How a Tiny Swedish Sub Took Down an Entire US Aircraft Carrier
The Nimitz-class aircraft carrier, USS Ronald Reagan, can carry up to 90 aircraft on its surface and boasts of multiple radar systems, measures to counter torpedoes, and even electronic warfare. But a small diesel-powered submarine built for the Swedish Navy 'ran rings' around it and sunk it during the war games of 2005, Business Insider reported.
Interestingly, the U.S.Navy decommissioned its diesel submarines in the 1990s in favor of nuclear ones. Though costing just a few hundred million dollars to make, diesel-powered submarines need air to combust their fuel and often need to emerge to restock their air supplies. Even while using a snorkel, the detection of a diesel submarine is easier as it rises to the surface every few days. On the other hand, nuclear-powered submarines can stay underwater for longer, emerging only to restock supplies needed for their crew. So, it does make sense to switch to nuclear-powered submarines to retain the element of surprise.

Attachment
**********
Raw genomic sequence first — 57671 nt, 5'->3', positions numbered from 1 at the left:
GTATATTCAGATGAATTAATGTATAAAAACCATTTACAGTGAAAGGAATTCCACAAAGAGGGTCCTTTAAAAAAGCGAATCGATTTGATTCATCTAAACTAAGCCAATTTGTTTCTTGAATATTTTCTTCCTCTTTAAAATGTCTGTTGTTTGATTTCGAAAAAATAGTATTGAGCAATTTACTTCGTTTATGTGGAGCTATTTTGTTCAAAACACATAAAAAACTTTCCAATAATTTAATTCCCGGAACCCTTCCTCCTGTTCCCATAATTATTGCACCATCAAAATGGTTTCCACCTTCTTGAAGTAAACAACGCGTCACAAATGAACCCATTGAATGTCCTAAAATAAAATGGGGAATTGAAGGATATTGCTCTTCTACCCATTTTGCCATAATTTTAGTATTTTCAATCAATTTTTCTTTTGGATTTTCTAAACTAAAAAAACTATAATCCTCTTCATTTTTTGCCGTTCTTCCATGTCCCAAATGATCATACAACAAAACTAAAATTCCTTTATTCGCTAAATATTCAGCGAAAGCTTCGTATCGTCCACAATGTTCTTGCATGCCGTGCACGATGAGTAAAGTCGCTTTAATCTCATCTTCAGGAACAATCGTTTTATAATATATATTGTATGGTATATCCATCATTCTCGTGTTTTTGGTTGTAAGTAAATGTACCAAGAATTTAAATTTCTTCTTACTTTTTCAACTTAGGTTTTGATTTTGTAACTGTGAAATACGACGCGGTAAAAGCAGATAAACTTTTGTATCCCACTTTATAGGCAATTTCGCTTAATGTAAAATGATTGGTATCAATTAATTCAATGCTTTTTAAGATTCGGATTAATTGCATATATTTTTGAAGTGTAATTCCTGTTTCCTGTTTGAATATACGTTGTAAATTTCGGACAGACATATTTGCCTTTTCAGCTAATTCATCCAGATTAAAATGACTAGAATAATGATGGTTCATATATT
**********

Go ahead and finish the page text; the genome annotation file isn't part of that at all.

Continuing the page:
However, even after the U.S. switched to nuclear-powered subs, Sweden continued to develop its diesel-powered submarines. The Gotland class features the noise-less Stirling engines that do not need air for their propulsion, allowing them to stay underwater for weeks when needed or switching to diesel power when traveling longer distances.
By charging the batteries on the submarine, a navy unit can take up a noise-less stealth operation as well. Even though nuclear-powered submarines have batteries, they need to run a coolant to keep the reactor temperatures low, which can be a giveaway of their location. However, with a Stirling engine by its side, the Swedish submarine was able to run a quieter operation, which proved fatal for the aircraft carrier, not once or twice but for two years, Business Insider reported.
Aiding its success were other design modifications on the submarine such as sonar-resistant coatings on its hull, radar-absorbent on its tower, slow-turning propeller, acoustic deadening buffers on its inner machinery, and 27 electromagnets that counter detection from magnetic anomaly detectors.
With abilities to turn sharply and computerized steering that allows only one operator to control the depth and the course, the submarine has higher maneuverability when compared to other submarines making it even harder to be detected, following a strike. Following the exercise, the U.S. Navy requested for the submarine to be deployed with the U.S. forces to improve their antisubmarine warfare which was then extended for a total of two years.
The U.S. Navy has, however, stuck to its policy of using nuclear-powered submarines.